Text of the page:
• Antietam National Battlefield, Sharpsburg (Washington County) – On Sept. 17, 1862, the Battle of Antietam raged for 12 hours as 500 cannon fired more than 50,000 rounds of ammunition. This Civil War conflict turned into the deadliest one-day battle in American history, with more than 23,000 soldiers killed, wounded or missing. Join a park ranger for a "battlefield talk," take a self-guided hike or bike ride, or tour by car.
• Civil War Trails – This collection of trails feature: the emergence of the war's first bloodshed during the "Baltimore Riots" (Baltimore, A House Divided); the routes of Gen. Robert E. Lee's invasion of Maryland (Antietam Campaign); marches of Union and Confederate troops during the Gettysburg Campaign (Gettysburg: Invasion and Retreat); and an attempted escape route (John Wilkes Booth, Escape of an Assassin).
• College Park Aviation Museum, College Park Airport (Prince George's County) – The museum is on the grounds of the oldest, continuously operating airport in the world, which opened in 1909 when Wilbur Wright trained military aviators there.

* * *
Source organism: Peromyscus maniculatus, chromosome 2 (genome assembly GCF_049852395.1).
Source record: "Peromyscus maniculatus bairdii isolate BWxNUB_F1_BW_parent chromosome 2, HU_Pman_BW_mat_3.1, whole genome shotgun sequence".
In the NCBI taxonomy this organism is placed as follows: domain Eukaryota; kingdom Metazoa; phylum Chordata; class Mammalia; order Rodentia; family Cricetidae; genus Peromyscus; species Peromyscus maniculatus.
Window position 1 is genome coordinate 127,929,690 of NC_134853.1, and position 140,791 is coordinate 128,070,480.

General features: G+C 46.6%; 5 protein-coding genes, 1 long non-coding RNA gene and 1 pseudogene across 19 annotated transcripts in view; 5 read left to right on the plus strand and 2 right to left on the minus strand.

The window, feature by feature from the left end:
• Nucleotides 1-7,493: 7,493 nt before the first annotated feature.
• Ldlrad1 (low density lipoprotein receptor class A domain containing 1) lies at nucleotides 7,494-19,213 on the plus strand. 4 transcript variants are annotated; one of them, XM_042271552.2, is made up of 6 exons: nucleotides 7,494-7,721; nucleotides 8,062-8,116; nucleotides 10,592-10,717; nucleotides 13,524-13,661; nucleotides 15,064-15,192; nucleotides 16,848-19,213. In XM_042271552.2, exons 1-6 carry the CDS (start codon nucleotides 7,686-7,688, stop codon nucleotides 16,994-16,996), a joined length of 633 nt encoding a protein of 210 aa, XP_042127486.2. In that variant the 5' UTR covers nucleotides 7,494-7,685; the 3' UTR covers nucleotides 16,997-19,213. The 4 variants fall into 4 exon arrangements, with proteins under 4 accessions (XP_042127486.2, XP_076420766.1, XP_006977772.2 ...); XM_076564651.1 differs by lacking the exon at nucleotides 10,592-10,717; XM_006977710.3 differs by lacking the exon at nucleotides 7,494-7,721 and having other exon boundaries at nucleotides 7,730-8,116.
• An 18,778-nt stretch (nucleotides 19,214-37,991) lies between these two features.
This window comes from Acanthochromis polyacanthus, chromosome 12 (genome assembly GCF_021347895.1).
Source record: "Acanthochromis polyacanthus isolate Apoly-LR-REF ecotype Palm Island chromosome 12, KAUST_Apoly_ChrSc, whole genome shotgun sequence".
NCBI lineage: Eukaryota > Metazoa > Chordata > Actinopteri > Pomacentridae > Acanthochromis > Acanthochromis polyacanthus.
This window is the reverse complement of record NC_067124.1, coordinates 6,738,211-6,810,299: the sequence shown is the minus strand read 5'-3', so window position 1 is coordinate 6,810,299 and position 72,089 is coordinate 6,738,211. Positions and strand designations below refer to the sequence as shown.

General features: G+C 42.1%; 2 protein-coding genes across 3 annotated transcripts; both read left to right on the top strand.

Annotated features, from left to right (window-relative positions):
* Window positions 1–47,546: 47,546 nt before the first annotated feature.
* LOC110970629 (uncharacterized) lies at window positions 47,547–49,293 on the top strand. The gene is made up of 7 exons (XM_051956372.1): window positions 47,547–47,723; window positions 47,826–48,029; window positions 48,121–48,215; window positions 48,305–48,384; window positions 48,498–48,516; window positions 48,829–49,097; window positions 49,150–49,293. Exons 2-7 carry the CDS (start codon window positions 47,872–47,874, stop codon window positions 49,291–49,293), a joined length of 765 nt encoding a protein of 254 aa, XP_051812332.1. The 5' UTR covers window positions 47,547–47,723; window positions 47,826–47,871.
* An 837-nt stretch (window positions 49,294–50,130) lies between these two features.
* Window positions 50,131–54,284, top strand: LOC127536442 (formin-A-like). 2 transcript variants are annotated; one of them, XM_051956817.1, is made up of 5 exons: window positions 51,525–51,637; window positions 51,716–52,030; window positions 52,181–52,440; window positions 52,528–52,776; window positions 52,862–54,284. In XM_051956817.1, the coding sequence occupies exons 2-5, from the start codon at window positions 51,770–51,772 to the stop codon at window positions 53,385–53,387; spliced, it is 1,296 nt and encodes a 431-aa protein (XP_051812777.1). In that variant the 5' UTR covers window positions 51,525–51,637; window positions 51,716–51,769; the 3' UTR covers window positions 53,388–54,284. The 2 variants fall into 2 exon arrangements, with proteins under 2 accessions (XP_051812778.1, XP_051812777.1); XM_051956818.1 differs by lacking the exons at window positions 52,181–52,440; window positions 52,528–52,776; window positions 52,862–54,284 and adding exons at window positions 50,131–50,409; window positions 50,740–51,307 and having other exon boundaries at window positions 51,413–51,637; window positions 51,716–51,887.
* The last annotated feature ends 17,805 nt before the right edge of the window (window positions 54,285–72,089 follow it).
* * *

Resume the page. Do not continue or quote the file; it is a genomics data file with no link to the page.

• Fort Frederick State Park, near Big Pool (Washington County) – The star-shaped fort was built by the colony of Maryland in 1756 to protect western inhabitants and as a base to attack French strongholds in the Ohio River valley. The park is a half-mile from the Western Maryland Rail Trail.
• Fort McHenry National Monument and Historic Shrine, Baltimore – The star-shaped fort – birthplace of the National Anthem – famously withstood a British bombardment in Sept. 1814. The visitor center has exhibits and an orientation film. The Fort McHenry Guard presents living-history depictions of life during the War of 1812, artillery demonstrations and other programs.
• Historic Ships in Baltimore – This collection of military vessels – located within walking distance of each other by the Inner Harbor – includes the U.S.S. Constellation, U.S.S. Torsk (submarine), U.S. Coast Guard Cutter Taney and Lightship Chesapeake. The Taney was the last U.S. ship in commission that had survived the Japanese attack at Pearl Harbor in 1941.
• Jefferson Patterson Park and Museum, St. Leonard (Calvert County) – Located on a peninsula along the Patuxent River, "Jef Pat" is a 560-acre property with 70 archaeological sites. The Maryland Archaeological Conservation Laboratory, which houses 8 million artifacts, is here. During the War of 1812, just off-shore, Joshua Barney led his "Chesapeake Flotilla" – an assortment of barges and gunboats – against the British in Maryland's largest-ever naval battle.